Updated Jan. 15, 2016 7:18 p.m. ET
U.S. recession fears rattled financial stocks anew Friday even as a generally strong bank-earnings season continued, baffling some executives who said they see few signs of worry for the U.S. economy.
The largest victim was Citigroup Inc.,
whose shares slumped 6.4%. The stock posted its worst one-day decline in four years, even after the nation’s fourth-largest bank by assets reported its biggest annual profit in nearly a decade.
On a call with reporters, Citigroup Chief Financial Officer John Gerspach said the New York-based company still expects the U.S. economy to grow about 2.5% in 2016, broadly in line with the views of many economists.
“We feel good about the overall economy,“ Mr. Gerspach said. “Would we like it to be better? Of course we would.”
The disconnect underscores the intense market volatility that has characterized 2016, fueled by growing economic turmoil in China and sharp declines in commodity prices, including a 21% drop in U.S. crude-oil futures this month.
The major U.S. stock indexes are all in correction territory, reflecting declines of 10% or more from recent peaks, and the 10-year U.S. Treasury yield on Friday fell below 2% for the first time in months, pointing to a growing flight-to-safety trade.
On Friday, Morgan Stanley
fell 4.4%, Bank of America
shed 3.5% and Goldman Sachs Group Inc.
lost 3.6%. J.P. Morgan Chase Inc., which rose 1.5% Thursday after posting strong quarterly results, lost 2%.
The KBW Nasdaq Bank Index of large U.S. commercial banks fell 2.9% Friday, greater than the 2.2% fall in the S&P 500. The bank index has lost almost a fifth of its value in the past six months.
“The markets are what the markets are,” Mr. Gerspach said. “I guess the market has to settle with its views toward a variety of issues.”
First among those issues: Whether the market rout of the first two weeks of 2016 spells a sharp slowdown in global growth that will spill over into the U.S. and either throw the domestic economy into recession or, perhaps less acutely, prevent the Federal Reserve from executing a stated plan to raise short-term interest rates as many as four times this year.
Rising rates benefit banks because they make money on the wider spread between the interest charged for loans and the payments made to customers for deposits. Bets on bank stocks have repeatedly tripped up investors because rates have stayed lower for longer than expected and the Fed held off on raising benchmark rates until December.
“Bottom line: We need a better economy, we need loans to grow and we need rates to go higher,” said Jesse Lubarsky, who trades financial stocks at Raymond James. “You can’t invest in [the] group if you can’t invest in an economy going higher and growing.”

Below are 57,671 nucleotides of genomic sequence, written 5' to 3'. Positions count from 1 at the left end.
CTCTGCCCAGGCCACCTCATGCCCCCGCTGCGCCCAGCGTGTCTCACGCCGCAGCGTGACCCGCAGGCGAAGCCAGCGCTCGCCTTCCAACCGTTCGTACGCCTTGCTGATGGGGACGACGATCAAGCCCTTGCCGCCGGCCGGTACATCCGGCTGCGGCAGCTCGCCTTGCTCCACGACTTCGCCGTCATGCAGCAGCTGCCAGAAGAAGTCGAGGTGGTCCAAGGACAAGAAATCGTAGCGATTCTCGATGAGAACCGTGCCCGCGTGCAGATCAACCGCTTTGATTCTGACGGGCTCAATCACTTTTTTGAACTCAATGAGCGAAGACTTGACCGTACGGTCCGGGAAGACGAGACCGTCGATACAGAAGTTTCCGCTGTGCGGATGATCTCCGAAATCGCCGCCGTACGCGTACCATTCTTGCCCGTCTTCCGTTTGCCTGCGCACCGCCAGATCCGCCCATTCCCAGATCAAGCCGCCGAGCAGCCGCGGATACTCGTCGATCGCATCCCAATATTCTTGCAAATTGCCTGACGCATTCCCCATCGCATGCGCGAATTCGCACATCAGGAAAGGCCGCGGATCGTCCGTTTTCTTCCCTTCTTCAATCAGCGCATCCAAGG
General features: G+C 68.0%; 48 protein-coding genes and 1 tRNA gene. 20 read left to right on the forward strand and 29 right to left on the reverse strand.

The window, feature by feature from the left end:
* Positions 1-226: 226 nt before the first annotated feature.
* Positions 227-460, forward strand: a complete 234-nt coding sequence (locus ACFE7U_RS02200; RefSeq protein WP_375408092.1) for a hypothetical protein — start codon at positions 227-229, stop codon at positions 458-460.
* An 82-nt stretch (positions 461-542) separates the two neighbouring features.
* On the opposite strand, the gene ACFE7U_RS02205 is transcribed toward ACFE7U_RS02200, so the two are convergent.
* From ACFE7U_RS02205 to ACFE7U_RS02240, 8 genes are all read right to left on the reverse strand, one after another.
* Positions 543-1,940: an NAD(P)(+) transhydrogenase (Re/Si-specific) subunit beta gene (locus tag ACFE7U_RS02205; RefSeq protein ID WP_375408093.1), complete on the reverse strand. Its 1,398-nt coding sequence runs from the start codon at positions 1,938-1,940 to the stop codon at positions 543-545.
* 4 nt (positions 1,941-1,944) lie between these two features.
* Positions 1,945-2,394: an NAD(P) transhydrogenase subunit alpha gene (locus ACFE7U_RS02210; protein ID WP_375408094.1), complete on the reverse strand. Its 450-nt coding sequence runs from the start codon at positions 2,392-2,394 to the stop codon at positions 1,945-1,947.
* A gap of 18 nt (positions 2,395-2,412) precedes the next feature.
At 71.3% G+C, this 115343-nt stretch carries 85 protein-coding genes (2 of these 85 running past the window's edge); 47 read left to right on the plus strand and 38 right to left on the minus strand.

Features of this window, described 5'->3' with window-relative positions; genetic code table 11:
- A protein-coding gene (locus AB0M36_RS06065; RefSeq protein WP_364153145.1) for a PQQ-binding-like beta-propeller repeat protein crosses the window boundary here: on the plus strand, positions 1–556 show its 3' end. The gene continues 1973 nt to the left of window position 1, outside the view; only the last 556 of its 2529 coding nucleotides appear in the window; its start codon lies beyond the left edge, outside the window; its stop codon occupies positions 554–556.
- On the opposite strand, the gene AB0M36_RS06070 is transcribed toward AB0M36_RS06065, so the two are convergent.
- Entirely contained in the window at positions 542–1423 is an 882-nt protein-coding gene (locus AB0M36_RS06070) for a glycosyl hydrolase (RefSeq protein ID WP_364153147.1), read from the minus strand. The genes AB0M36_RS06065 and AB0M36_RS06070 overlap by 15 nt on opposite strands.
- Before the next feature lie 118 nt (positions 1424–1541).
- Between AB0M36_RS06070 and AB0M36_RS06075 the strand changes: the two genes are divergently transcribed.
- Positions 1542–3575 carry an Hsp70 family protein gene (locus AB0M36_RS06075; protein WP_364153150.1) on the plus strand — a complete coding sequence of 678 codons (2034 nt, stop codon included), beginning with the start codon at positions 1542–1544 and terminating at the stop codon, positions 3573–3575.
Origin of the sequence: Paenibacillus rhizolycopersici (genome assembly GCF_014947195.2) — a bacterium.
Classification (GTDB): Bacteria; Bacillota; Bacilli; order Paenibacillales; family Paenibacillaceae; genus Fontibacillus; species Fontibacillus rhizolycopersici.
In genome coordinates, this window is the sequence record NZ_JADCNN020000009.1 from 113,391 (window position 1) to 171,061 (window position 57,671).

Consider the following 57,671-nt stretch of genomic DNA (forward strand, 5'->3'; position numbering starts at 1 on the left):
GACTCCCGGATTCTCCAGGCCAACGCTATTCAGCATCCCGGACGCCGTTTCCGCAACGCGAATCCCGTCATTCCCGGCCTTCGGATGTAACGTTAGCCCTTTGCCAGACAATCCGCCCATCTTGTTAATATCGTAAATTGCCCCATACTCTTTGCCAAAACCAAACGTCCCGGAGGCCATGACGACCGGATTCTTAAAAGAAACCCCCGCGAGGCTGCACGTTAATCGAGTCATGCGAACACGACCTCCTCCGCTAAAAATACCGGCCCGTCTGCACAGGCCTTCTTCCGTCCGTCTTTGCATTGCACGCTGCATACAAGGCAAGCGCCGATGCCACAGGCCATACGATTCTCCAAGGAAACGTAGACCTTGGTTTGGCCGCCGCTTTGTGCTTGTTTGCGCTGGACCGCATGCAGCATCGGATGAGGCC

Bank stocks have continued to languish despite the Fed’s decision to raise rates in December for the first time in nine years, in part because rates in the market have continued to fall and the global growth outlook has darkened.
Other financial companies have tumbled. Asset managers suffered amid concerns that the decline in stocks, commodities and some bonds will lead to withdrawals by investors. Last year, more than $169 billion left actively managed U.S. stock funds, the largest yearly outflow on record, according to Morningstar Inc.
“You have assets going down, and there’s less assets out there to manage,” Mr. Lubarsky said.
Regional-bank shares also declined. Many of those companies lent heavily to U.S. oil and gas drillers, which have been under pressure amid the collapse in oil prices. For example, Oklahoma lender BOK Financial Corp.
For many investors, the slowdown outside the U.S. is a threat to banks with a global presence, Citigroup included. In a call with Citi executives, analysts focused on the global exposure of the bank, which does business in about 100 countries and gets more than half of its revenue from outside the U.S., making it more dependent on the world economy than its peers.
Jim Tierney, portfolio manager at AllianceBernstein, said the U.S. economy remains on a sound footing and he prefers financial companies with a domestic focus, such as MasterCard Inc.,
which he said is doing a brisk domestic credit-card business. Its shares fell 2.2% Friday.
“The U.S. consumer remains comfortable spending,” Mr. Tierney said. “The U.S. economy isn’t nearly as bad as people think it is.”
Chief Executive Richard Davis said the Minneapolis-based lender’s business wasn’t yet feeling much pressure from the global market turmoil or low oil prices, citing its domestic focus and small energy portfolio. “We’re actually fairly immune from most of those issues at this stage,” he said on a Friday earnings call.
At least one corner of the financial sector was holding up better than the broader market: exchange operators. These companies tend to profit as volatility and trading volumes rise. New York Stock Exchange owner Intercontinental Exchange Inc.
fell 1.9%, while options-exchange owner CBOE Holdings Inc.
eked out a gain of 0.9%.
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